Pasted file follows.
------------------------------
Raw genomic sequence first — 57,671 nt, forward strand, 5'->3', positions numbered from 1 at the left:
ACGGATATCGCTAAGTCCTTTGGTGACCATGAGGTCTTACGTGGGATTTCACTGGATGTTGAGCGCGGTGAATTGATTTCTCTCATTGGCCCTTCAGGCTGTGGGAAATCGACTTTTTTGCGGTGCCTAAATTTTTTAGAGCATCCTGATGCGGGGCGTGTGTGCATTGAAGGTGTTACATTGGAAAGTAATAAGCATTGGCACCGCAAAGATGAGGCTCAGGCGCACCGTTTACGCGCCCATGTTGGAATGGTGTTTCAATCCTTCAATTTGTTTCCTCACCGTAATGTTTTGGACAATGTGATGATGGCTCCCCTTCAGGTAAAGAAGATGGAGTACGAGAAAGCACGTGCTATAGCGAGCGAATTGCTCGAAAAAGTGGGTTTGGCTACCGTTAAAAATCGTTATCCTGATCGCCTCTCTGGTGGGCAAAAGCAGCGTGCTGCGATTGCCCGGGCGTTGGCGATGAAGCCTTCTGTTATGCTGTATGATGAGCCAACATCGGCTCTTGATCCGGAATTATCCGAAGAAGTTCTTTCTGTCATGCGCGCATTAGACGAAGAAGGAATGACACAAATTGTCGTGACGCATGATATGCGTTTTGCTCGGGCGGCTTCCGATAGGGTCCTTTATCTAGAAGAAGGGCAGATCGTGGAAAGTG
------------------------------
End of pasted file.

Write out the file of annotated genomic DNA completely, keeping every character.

Raw genomic sequence first — 57,671 nt, forward strand, 5'->3', positions numbered from 1 at the left:
ACGGATATCGCTAAGTCCTTTGGTGACCATGAGGTCTTACGTGGGATTTCACTGGATGTTGAGCGCGGTGAATTGATTTCTCTCATTGGCCCTTCAGGCTGTGGGAAATCGACTTTTTTGCGGTGCCTAAATTTTTTAGAGCATCCTGATGCGGGGCGTGTGTGCATTGAAGGTGTTACATTGGAAAGTAATAAGCATTGGCACCGCAAAGATGAGGCTCAGGCGCACCGTTTACGCGCCCATGTTGGAATGGTGTTTCAATCCTTCAATTTGTTTCCTCACCGTAATGTTTTGGACAATGTGATGATGGCTCCCCTTCAGGTAAAGAAGATGGAGTACGAGAAAGCACGTGCTATAGCGAGCGAATTGCTCGAAAAAGTGGGTTTGGCTACCGTTAAAAATCGTTATCCTGATCGCCTCTCTGGTGGGCAAAAGCAGCGTGCTGCGATTGCCCGGGCGTTGGCGATGAAGCCTTCTGTTATGCTGTATGATGAGCCAACATCGGCTCTTGATCCGGAATTATCCGAAGAAGTTCTTTCTGTCATGCGCGCATTAGACGAAGAAGGAATGACACAAATTGTCGTGACGCATGATATGCGTTTTGCTCGGGCGGCTTCCGATAGGGTCCTTTATCTAGAAGAAGGGCAGATCGTGGAAAGTG